Malaysia’s Ben Leong reckons he has put in the best preparation for his debut at the US$7 million CIMB Classic which starts on Thursday.
“Just light practice and the rest was just doing my laundry, paying bills because I was away for three weeks and had catch-up to do. I think it is a good distraction. Just don’t overthink my golf game, which I think was the problem before. I’m fresher mentally,” said the 29-year-old.
Leong certainly had problems to deal with in recent years. After winning his maiden Asian Tour title in 2008, a back injury in 2012 derailed his burgeoning career and laid him off for over a year and a half.
He recovered sufficiently to make a return last year and two wins on the domestic circuit this season and a triumph at the SapuraKencana National Qualifier, which earned him a spot in the star-studded CIMB Classic, showed Leong is back on track to rebuild his career.
While the CIMB Classic, sanctioned by the PGA TOUR and Asian Tour, will be his biggest tournament yet of his career, the quietly spoken Malaysian is not putting any pressure on himself.
“I just want to go out there and have fun. No expectation because it’s my first time on the PGA TOUR. You know, it’s a whole new experience, and I will just take whatever comes, one shot at a time,” said Leong.
“It means a lot. It’s a dream come true, definitely, and I’m looking forward to the whole week.”
These days, Leong restricts himself to light routines on the golf course. He doesn’t bash golf ball after golf ball at the range like he used to and would only play 18 holes a day and work at his short game, if at all.
“I wouldn’t say 100 percent,” said Leong of his back. “There’s still phobia, especially my first five shots. I don’t go at it just like before. It changed the way I practice. Now it’s just 18 holes because on the golf course I can hit one shot and I start walking to my second shot. It kind of gives my back some time to recover.
“I guess things happen for a reason. It made me grow up in a way, mature in a way that golf doesn’t have a specific way to practice. Before, you start listening to people saying, ‘oh, you know, this professional, he spends six, seven hours on the range, and look, he’s up there’. But golf is not like that. It’s not quantity, it’s quality.”
Chia, who secured his second Asian Tour victory at the Mercuries Taiwan Masters earlier this month to end a 13-year drought, will be hoping to improve on his tied 13thfinish at the CIMB Classic achieved in 2011.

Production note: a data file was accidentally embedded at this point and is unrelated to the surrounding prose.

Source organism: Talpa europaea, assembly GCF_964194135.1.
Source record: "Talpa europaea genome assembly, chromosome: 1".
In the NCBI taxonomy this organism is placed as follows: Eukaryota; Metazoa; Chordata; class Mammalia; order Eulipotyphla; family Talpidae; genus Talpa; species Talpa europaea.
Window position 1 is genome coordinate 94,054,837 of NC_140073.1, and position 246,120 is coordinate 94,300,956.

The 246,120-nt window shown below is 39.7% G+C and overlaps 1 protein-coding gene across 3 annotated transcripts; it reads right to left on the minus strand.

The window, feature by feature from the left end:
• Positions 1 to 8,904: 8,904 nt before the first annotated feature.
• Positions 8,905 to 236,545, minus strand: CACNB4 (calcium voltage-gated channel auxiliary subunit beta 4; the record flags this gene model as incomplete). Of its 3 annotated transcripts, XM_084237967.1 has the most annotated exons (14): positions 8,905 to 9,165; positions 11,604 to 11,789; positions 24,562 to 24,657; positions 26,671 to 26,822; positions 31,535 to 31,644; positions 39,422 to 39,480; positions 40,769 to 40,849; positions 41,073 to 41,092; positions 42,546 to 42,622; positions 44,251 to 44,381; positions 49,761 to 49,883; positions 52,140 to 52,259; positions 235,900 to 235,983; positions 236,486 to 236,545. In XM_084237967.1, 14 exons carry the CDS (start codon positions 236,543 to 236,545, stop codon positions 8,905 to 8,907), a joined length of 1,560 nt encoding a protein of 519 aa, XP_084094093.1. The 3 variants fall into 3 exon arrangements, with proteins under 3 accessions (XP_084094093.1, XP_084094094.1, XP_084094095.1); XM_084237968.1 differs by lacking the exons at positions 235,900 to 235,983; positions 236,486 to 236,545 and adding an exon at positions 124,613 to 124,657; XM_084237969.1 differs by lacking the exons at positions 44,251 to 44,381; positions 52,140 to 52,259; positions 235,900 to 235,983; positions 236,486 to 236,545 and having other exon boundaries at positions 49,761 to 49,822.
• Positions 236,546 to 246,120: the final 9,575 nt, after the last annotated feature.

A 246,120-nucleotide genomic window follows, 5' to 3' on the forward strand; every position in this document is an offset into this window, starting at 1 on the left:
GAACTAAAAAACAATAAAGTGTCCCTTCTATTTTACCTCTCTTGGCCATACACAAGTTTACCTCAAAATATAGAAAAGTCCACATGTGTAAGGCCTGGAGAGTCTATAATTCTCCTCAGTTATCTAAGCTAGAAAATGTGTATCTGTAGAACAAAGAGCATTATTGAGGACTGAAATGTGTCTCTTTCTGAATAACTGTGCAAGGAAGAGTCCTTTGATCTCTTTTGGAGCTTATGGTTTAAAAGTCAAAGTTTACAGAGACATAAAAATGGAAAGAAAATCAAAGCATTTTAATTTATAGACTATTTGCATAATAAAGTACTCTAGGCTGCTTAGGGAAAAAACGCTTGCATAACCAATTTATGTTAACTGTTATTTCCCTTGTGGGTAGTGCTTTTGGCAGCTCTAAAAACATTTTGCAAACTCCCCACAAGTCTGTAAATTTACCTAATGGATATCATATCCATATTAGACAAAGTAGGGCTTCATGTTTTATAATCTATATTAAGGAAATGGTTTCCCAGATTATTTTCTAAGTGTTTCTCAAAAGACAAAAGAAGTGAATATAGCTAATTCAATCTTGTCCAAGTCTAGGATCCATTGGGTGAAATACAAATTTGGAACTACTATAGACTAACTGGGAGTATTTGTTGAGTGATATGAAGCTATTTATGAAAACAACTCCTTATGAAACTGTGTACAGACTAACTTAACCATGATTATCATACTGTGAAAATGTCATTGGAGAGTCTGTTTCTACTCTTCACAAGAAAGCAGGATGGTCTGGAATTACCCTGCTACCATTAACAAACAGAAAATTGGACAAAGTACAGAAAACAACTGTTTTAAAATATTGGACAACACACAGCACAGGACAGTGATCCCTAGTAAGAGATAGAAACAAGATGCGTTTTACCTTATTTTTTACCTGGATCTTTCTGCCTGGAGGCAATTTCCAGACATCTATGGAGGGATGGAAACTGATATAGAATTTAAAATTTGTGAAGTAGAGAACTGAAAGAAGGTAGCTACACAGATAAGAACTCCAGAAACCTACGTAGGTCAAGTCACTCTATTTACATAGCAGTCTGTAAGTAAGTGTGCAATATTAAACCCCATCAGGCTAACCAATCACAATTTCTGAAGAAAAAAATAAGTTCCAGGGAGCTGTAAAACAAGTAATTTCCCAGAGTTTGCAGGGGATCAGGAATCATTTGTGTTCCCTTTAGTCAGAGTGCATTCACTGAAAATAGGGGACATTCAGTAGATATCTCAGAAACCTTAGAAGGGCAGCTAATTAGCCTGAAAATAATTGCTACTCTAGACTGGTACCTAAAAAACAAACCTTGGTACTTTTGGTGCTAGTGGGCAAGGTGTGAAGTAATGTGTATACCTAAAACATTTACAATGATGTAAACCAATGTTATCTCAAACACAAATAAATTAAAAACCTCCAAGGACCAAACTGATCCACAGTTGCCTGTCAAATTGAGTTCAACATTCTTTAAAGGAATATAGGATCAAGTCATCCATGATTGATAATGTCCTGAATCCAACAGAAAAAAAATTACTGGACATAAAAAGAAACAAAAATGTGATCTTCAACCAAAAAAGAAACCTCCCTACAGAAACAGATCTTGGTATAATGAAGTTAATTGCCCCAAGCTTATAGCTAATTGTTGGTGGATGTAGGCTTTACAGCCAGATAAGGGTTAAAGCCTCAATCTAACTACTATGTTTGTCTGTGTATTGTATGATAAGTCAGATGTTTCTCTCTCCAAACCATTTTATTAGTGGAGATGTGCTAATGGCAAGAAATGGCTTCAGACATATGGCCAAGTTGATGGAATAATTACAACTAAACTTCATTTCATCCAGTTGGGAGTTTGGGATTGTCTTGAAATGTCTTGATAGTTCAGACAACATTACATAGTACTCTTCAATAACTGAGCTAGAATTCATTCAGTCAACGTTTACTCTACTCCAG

He reckons the Kuala Lumpur Golf and Country Club’s West course will yield some low scoring this week. “I think the rough is a bit shorter, and the condition of the golf course is great. You know, I think it’s going to be a great scoring week,” said Chia, who is seventh on the Asian Tour’s Order of Merit.
He was happy to return into the Asian Tour’s winner’s circle, becoming the first Malaysian to hold multiple victories on the region’s premier Tour. “Not really surprised with the win,” he said. “I was playing well this year. I thought the win would come sooner or later, and I’m very pleased with what I’ve achieved.”
Like Leong, Chia has also endured career-threatening injuries in recent times and said the episode has made him change his outlook in golf.
“I think my character is a bit different now. I kind of enjoy the game a bit more and I’m more relaxed about it. It’s not so much of what I’m trying to achieve and what I’m trying to prove, it’s more like I just go out there and play golf,” said Chia.
With his current top-10 ranking on the Asian Tour, Chia, who was previously exempt as the highest ranked Malaysian in the world ranking, qualified automatically for the CIMB Classic which allowed countryman Arie Irawan to make it an all-time high of three Malaysians in the prestigious event.
“I think it’s great. I mean, I would love to see even more Malaysians get in. Hopefully next year more Malaysians will get in, not through the invite but through the Asian Tour ranking or the world ranking,” he said.
He added his other goal now was to qualify for the EurAsia Cup presented by DRB-HICOM in January where Asia will face off with Europe.
“Definitely that would be one of the things that I’m looking at, but I’m trying to do things one step at a time. I think as long as I keep doing what I’m doing now and play well, I think things like that will come in automatically,” he said.